The world of Accountable Care Organizations (ACOs)

Owing to the models that ACOs operate with, they need to identify the right sources for useful data, aggregate it and find meaningful insights across a lot of different areas. These areas span across care provisioning, cost management, contracting, utilization, performance and quality. As the objective is to ensure savings through effective preventive care, it is important for them to gain access to data that resides within their network and outside. Below are a few areas of relevance for the management team of an ACO enterprise.

Contract Management

It is imperative to know per patient per month performance, utilization metrics and their performance on all 33 measures for ACOs to gain visibility into their performance. This visibility into the data will help them negotiate their contracts with the payer better.

Network Management

ACOs need to optimize their composition and ensure that patients do not venture out of their network. Here, they should understand the referral patterns, sources of out-of-network payments, patterns in the health of populations, predict demand for services and optimize their physician networks accordingly.

Care Management

They must follow the care transitions, re-admissions, comprehensive discharge planning, and notify and educate patients in a timely manner.

Quality

The financial success of an ACO is tied to its performance on the quality indicators prescribed by the CMS. Unlike other programs where a dip in the performance gets penalized in the form of penalties at the end of the year, ACOs are at a greater risk as their business model ties their ineffectiveness to their finances more closely. Hence, it becomes imperative for the ACO leadership at all levels to monitor their performance on all 33 measures and ensure that they address areas impacting their performance.

Data challenges faced

Given the breadth of responsibility that ACOs bear, the amount of data they need to analyze is huge. As the focus is on the whole continuum of care for each patient, they need the complete picture in order to be effective. This means that they need data from Primary care settings, specialty care, Labs, Pharmacies, Payers, Long term care facilities, behavioral health, home health, hospices, patient surveys among other similar sources. To add to the challenge it isn’t unusual to find an array of systems within the ACOs. Given the number of hospitals, practices and other facilities that form an ACO enterprise, it is difficult to have one single system. As a result, ACOs find themselves dealing with many different EHRs within their network and end up exchanging data with those outside.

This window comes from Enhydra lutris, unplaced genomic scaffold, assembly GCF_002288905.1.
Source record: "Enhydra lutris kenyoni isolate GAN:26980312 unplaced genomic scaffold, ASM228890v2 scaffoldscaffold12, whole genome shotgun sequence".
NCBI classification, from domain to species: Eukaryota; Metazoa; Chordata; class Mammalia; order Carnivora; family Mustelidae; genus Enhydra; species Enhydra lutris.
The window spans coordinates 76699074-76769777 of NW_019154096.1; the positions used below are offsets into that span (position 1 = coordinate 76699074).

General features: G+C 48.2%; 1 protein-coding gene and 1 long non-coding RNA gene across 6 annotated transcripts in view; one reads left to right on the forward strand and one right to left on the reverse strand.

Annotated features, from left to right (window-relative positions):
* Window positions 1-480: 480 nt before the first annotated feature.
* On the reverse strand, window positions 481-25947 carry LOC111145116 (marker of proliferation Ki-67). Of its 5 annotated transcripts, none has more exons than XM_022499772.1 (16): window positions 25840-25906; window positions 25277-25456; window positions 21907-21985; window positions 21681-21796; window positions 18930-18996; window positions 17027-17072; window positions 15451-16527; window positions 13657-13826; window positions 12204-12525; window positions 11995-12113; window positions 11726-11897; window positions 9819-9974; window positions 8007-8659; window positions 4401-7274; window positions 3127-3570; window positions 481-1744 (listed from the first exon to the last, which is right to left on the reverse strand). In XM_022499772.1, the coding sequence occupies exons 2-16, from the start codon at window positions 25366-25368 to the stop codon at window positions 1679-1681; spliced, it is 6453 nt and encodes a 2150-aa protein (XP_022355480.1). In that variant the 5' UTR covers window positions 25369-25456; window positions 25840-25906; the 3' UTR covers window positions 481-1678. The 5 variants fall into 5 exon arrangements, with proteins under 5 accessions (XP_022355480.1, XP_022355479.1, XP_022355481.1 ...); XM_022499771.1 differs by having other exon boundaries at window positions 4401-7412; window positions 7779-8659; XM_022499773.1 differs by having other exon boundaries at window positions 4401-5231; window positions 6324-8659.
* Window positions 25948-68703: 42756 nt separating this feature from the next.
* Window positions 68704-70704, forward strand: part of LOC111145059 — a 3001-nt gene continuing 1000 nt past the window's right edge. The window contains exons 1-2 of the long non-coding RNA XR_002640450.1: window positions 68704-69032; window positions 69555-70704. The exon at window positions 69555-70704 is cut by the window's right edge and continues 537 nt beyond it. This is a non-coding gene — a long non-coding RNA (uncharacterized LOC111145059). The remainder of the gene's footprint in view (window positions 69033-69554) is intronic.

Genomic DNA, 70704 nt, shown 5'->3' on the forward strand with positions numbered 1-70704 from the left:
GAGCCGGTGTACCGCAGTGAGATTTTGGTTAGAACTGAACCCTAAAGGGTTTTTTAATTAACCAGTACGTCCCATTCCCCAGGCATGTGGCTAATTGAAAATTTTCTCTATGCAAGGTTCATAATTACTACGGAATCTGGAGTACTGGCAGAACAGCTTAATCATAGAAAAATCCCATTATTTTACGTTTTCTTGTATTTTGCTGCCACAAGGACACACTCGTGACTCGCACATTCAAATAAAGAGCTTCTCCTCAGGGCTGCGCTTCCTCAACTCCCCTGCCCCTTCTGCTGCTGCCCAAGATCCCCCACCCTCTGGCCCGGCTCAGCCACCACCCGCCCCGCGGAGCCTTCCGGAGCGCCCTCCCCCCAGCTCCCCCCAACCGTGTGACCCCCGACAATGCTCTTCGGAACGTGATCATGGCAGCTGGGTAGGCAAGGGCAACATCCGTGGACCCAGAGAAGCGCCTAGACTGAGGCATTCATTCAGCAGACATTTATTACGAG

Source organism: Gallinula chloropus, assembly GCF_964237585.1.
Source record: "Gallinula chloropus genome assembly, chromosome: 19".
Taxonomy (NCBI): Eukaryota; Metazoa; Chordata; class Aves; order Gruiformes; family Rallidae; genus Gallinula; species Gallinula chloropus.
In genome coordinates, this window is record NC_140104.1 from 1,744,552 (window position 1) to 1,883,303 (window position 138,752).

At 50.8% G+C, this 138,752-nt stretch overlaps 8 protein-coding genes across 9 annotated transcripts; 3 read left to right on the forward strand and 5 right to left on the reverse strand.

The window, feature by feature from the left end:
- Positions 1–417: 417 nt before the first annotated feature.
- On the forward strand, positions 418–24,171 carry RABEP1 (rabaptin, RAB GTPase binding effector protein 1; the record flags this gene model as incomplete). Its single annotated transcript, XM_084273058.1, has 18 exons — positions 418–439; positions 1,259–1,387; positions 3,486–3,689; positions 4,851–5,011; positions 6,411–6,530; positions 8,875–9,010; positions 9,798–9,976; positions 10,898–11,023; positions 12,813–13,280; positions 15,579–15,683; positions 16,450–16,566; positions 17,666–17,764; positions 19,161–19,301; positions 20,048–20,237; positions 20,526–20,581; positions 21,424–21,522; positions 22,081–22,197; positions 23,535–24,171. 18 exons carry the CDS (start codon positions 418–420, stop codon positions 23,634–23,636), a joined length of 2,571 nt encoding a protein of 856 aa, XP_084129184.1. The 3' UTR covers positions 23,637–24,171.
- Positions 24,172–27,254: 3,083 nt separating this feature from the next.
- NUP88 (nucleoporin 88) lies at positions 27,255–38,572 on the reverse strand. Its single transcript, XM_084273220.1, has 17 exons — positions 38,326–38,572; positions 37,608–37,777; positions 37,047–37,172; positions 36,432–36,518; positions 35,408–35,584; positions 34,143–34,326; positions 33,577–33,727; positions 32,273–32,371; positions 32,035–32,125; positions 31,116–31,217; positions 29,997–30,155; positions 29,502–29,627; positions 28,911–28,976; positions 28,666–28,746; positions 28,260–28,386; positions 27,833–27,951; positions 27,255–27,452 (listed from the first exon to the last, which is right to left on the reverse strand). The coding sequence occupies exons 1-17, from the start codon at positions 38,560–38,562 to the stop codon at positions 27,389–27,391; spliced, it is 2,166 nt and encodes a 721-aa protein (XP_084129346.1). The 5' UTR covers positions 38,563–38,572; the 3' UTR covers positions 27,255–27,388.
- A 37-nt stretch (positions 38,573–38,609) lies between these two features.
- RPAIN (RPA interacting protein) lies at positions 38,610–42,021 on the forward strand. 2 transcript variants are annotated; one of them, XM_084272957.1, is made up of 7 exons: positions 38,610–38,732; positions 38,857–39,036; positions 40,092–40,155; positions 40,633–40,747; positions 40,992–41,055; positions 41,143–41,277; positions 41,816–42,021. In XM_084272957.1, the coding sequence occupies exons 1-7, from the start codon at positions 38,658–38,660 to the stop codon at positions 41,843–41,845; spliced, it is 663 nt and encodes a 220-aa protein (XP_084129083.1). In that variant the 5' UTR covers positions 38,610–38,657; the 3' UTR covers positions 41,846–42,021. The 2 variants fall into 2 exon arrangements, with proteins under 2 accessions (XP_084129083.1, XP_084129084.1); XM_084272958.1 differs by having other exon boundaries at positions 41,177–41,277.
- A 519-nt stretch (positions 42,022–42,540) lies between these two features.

As the number of systems exchanging information increases, seamless data flow within the enterprise is a dream at best. The IT teams of ACOs struggle to make sure that nothing breaks in the system. As not all these systems were designed to facilitate exchange of data, the mechanisms employed to get access to the data from this array of systems differ. In some cases this data is made available through APIs, CDA documents or the more traditional HL7 interfaces.

More often than not, this data is aggregated in data warehouses periodically and then made usable through data marts. Maintenance of infrastructure to ensure extraction of this data is a task that requires constant monitoring as the data quality may not be consistent across the source systems.There are numerous occasions when these HL7 interfaces break and the data flow stops.

While the ACOs face all these challenges on a daily basis, there are also added pressures of cost and time. There is a need to achieve these objectives faster, better and cheaper while ensuring that the quality isn’t compromised.

As the view of the data in each of these systems is different, one needs to put an effective data governance framework in place to ensure that this data is usable. The motivations and perspectives of end users differ based on their role. The same data may have different meaning for a case manager and a CFO in an ACO. While the data in question may be clinical, financial, operational or quality related, the way it is interpreted and the actionable derived from it may be different for each end-user. Hence there is a need to analyze the same data differently depending on the objective of the end-user. This requires an understanding of the persona and perspective. Analytics teams in ACOs are constantly chasing these objectives to satisfy this myriad of end-user needs.

While the ACOs face all these challenges on a daily basis, there are also added pressures of cost and time. There is a need to achieve these objectives faster, better and cheaper while ensuring that the quality isn’t compromised.

While the IT teams grapple with the challenge of making data available from all these systems available to the users at the right time, there are perpetual and frequent requests from the management to make sense of this data. Even though most solutions aim to fulfil the need for a variety of reports, there are frequent occasions when end-users need adhoc reports. The number of people in an ACO requiring these ad-hoc reports keeps the analytics teams busy. The choice of tool for visualization can be instrumental in addressing such needs. However, not all ACO enterprises are lucky when it comes to powerful visualizations. As a result, the IT teams are stretched and the end-users spend too much time making sense of the data.

While the ACOs face all these challenges on a daily basis, there are also added pressures of cost and time. There is a need to achieve these objectives faster, better and cheaper while ensuring that the quality isn’t compromised.

Write to Us
Cookies help us deliver our services. By using our services, you agree to our use of cookies Privacy Policy Got it!